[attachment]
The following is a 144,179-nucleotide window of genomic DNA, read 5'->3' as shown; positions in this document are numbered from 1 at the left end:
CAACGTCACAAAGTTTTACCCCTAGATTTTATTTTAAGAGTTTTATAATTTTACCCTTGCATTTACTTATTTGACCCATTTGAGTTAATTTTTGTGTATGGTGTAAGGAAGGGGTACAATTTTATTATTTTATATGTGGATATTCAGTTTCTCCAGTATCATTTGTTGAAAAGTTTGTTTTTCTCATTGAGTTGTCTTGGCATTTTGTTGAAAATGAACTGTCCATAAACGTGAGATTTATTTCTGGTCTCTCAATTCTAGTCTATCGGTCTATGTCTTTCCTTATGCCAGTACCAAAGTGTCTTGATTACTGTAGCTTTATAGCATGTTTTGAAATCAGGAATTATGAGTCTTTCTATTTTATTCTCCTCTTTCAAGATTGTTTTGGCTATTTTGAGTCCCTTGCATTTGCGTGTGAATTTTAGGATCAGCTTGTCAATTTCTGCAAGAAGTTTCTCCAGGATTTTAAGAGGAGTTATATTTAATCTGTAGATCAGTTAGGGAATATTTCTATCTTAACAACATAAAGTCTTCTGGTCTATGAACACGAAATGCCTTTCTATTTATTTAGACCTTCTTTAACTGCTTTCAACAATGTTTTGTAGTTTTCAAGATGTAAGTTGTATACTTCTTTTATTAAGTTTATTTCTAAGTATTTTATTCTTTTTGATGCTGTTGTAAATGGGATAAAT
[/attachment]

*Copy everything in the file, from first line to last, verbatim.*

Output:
The following is a 144,179-nucleotide window of genomic DNA, read 5'->3' as shown; positions in this document are numbered from 1 at the left end:
CAACGTCACAAAGTTTTACCCCTAGATTTTATTTTAAGAGTTTTATAATTTTACCCTTGCATTTACTTATTTGACCCATTTGAGTTAATTTTTGTGTATGGTGTAAGGAAGGGGTACAATTTTATTATTTTATATGTGGATATTCAGTTTCTCCAGTATCATTTGTTGAAAAGTTTGTTTTTCTCATTGAGTTGTCTTGGCATTTTGTTGAAAATGAACTGTCCATAAACGTGAGATTTATTTCTGGTCTCTCAATTCTAGTCTATCGGTCTATGTCTTTCCTTATGCCAGTACCAAAGTGTCTTGATTACTGTAGCTTTATAGCATGTTTTGAAATCAGGAATTATGAGTCTTTCTATTTTATTCTCCTCTTTCAAGATTGTTTTGGCTATTTTGAGTCCCTTGCATTTGCGTGTGAATTTTAGGATCAGCTTGTCAATTTCTGCAAGAAGTTTCTCCAGGATTTTAAGAGGAGTTATATTTAATCTGTAGATCAGTTAGGGAATATTTCTATCTTAACAACATAAAGTCTTCTGGTCTATGAACACGAAATGCCTTTCTATTTATTTAGACCTTCTTTAACTGCTTTCAACAATGTTTTGTAGTTTTCAAGATGTAAGTTGTATACTTCTTTTATTAAGTTTATTTCTAAGTATTTTATTCTTTTTGATGCTGTTGTAAATGGGATAAAT